eBird, a real-time online birding checklist, has produced some fascinating animated maps showing week-by-week occurrences of U.S. species. Below is the animation for the Swainson’s hawk, the most migratory of American hawks.
The patterns in the animations struck me as similar to the video of satellite imagery we recently posted which showed how the snowpack, vegetation, and wildfires expand and contract in North America every year.
The eBird website has maps for dozens of other species, but the one above is especially interesting because it helps illustrate how the hawk has developed an entirely new migratory strategy to take advantage of habitat changes in its range. Here’s how eBird describes what’s happening:
A fascinating pattern can be seen by concentrating on the Central Valley of California. The occurrence of Swainson’s Hawks here has been changing in recent years, as the species appears to have taken advantage of the large areas of agriculture that have become available to them within the last century. This year-round animation shows that Swainson’s Hawks arrive here in early March, more than a month earlier than those arriving on the Great Plains. Swainson’s Hawks feed largely on grasshoppers in summer, and the more temperate climate of the Pacific Coast may permit them to return earlier here (a few even winter in California now). But it also seems likely that these birds are not traveling as far south in winter as the more easterly population. Within the past 20-30 years, Swainson’s Hawks have started wintering in the northern hemisphere, and they now occur regularly in winter in Panama, coastal west Mexico, and southern Baja California–all areas that were forest or desert historically, but have recently been cleared and irrigated for agriculture. With hundreds of birds now wintering in the southern Baja California Peninsula, and an increasingly large late February and March migratory passage in southeastern California, it seems likely that these Pacific Swainson’s Hawks are using these new habitats in both summer and winter, and have rapidly evolved a new migratory strategy to take advantage of them.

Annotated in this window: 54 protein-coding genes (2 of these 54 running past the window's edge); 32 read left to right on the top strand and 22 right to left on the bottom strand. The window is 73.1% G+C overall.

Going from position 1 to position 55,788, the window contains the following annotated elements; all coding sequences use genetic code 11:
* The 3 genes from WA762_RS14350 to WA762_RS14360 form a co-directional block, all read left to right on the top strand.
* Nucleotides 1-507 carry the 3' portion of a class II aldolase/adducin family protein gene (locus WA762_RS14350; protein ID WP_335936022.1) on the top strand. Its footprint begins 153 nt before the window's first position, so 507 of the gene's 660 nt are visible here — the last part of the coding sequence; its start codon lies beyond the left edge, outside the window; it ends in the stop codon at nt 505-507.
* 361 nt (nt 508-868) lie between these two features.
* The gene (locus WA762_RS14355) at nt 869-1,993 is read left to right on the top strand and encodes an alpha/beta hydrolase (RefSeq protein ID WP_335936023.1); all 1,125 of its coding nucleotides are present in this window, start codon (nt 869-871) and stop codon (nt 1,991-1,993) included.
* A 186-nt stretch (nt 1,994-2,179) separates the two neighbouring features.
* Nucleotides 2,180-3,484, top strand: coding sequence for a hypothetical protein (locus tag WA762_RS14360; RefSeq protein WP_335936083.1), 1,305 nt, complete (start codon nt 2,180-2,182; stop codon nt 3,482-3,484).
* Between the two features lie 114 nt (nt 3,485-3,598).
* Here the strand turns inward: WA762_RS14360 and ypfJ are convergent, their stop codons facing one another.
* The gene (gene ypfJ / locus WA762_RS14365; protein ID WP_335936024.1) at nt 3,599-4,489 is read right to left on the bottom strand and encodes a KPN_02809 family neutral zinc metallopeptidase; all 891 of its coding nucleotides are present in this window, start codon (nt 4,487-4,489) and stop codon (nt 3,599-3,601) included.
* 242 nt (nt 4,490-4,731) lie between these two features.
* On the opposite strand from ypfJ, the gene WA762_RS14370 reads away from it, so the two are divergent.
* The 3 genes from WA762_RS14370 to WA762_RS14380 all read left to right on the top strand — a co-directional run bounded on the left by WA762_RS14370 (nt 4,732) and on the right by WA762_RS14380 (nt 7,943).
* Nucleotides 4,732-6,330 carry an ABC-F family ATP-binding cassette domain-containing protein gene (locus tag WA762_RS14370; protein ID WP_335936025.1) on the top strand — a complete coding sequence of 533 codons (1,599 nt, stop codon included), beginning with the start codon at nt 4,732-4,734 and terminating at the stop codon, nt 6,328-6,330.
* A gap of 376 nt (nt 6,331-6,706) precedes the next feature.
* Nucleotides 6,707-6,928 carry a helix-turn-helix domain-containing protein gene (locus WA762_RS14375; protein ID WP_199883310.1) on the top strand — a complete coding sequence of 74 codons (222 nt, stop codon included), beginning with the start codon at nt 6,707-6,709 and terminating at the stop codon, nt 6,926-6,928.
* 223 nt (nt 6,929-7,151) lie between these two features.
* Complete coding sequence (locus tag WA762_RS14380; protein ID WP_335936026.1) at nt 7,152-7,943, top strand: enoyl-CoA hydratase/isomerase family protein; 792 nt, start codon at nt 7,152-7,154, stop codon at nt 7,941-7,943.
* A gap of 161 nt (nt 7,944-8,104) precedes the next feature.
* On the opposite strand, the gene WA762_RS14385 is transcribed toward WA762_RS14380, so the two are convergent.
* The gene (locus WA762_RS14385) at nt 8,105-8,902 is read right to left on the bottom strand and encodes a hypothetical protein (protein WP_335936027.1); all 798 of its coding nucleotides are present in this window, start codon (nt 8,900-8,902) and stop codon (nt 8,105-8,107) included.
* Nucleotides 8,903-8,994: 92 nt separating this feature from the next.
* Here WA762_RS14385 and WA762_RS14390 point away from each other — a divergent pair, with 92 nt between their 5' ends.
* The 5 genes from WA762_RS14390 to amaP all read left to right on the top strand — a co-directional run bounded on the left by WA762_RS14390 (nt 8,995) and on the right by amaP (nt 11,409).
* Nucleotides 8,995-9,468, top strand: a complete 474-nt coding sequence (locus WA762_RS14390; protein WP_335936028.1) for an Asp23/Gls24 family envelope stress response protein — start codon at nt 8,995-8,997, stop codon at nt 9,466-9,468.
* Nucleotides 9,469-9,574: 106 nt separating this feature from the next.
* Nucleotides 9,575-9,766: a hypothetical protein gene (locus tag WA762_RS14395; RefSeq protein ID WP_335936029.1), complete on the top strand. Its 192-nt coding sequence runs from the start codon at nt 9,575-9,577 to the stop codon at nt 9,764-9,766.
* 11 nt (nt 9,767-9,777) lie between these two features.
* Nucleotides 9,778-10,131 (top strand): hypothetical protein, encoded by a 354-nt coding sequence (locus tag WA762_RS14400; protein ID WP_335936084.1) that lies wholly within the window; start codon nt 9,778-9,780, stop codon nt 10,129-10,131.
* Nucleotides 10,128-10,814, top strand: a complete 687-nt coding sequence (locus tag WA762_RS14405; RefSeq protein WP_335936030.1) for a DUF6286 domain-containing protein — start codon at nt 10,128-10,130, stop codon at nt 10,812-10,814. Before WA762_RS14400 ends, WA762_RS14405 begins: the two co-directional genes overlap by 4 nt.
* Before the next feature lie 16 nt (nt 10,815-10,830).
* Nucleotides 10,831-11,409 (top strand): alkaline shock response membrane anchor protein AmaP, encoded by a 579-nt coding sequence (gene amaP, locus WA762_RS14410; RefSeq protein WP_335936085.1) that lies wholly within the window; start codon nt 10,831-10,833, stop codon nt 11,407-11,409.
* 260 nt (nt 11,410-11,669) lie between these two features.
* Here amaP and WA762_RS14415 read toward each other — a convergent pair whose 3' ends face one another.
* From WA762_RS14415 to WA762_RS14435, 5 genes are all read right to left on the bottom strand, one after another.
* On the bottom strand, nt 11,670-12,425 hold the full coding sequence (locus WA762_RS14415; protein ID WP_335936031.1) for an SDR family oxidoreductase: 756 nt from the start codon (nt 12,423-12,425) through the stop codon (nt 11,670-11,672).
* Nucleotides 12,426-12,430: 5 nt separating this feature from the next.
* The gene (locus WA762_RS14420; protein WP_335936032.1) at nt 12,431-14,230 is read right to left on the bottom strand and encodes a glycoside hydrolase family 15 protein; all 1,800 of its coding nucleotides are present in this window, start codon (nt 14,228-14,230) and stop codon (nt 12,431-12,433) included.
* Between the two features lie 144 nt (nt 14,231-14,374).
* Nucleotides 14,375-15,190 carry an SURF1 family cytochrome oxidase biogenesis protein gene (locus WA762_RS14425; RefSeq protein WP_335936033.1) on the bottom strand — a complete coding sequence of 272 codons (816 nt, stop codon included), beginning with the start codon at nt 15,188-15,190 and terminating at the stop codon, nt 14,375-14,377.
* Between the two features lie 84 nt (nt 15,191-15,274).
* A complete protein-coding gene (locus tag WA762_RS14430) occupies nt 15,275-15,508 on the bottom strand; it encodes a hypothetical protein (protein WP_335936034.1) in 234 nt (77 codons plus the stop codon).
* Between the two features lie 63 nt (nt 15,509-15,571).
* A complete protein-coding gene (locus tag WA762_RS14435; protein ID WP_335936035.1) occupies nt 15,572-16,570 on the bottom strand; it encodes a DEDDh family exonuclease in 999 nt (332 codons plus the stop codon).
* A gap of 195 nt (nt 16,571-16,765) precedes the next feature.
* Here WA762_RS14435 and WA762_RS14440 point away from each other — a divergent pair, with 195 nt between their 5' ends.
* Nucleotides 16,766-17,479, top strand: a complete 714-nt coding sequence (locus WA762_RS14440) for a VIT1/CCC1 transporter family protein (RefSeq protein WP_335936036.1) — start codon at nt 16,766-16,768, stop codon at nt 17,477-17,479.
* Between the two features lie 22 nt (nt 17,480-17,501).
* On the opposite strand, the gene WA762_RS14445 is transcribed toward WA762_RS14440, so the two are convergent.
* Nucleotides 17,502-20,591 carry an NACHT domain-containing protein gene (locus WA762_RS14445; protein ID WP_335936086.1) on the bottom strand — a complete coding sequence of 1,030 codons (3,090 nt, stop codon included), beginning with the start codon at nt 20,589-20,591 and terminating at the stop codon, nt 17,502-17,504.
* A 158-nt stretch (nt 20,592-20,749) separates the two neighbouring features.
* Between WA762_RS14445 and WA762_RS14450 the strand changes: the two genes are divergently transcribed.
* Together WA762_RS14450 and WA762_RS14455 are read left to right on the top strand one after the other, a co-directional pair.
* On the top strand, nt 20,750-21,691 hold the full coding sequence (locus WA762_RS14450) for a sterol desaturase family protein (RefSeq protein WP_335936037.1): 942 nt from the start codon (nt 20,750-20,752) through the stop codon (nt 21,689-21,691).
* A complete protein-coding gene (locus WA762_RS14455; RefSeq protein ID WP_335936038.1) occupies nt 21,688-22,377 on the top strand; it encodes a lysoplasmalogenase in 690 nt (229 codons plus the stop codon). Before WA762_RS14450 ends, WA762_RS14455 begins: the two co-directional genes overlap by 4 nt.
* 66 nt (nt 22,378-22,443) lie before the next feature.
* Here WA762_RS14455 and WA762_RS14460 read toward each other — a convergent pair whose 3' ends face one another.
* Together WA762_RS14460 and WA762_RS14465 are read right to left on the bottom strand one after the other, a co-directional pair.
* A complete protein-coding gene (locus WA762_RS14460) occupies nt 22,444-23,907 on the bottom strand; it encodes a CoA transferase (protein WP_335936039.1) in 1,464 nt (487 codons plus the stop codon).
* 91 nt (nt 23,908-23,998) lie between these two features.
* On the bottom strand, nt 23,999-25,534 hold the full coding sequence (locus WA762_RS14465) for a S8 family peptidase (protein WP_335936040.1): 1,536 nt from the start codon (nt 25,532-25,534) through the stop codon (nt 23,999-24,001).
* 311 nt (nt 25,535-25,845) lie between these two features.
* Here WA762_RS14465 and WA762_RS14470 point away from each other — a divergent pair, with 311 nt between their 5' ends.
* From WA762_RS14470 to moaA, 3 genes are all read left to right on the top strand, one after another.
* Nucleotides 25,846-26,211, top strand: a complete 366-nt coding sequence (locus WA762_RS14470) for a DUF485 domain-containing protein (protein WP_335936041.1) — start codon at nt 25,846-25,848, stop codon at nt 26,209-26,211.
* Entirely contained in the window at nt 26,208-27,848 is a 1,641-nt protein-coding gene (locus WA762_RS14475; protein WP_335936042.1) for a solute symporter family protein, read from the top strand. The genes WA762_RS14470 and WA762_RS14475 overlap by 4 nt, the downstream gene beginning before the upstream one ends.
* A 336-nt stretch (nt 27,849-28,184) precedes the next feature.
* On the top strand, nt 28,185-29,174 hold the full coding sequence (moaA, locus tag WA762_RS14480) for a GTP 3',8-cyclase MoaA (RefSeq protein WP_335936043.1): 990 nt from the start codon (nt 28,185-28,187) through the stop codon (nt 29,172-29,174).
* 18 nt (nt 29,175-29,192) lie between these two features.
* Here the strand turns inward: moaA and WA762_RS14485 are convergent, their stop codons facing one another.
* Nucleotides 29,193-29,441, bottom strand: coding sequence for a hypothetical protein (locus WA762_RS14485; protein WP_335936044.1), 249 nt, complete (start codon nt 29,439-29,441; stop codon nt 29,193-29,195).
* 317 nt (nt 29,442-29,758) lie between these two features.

Another interesting aspect of eBird is that it relies on the efforts of thousands of volunteer birders around the country to collect the data needed to create these visualizations.
Here’s an overview of eBird:
A real-time, online checklist program, eBird has revolutionized the way that the birding community reports and accesses information about birds. Launched in 2002 by the Cornell Lab of Ornithology and National Audubon Society, eBird provides rich data sources for basic information on bird abundance and distribution at a variety of spatial and temporal scales.
eBird’s goal is to maximize the utility and accessibility of the vast numbers of bird observations made each year by recreational and professional bird watchers. It is amassing one of the largest and fastest growing biodiversity data resources in existence. For example, in January 2010, participants reported more than 1.5 million bird observations across North America!
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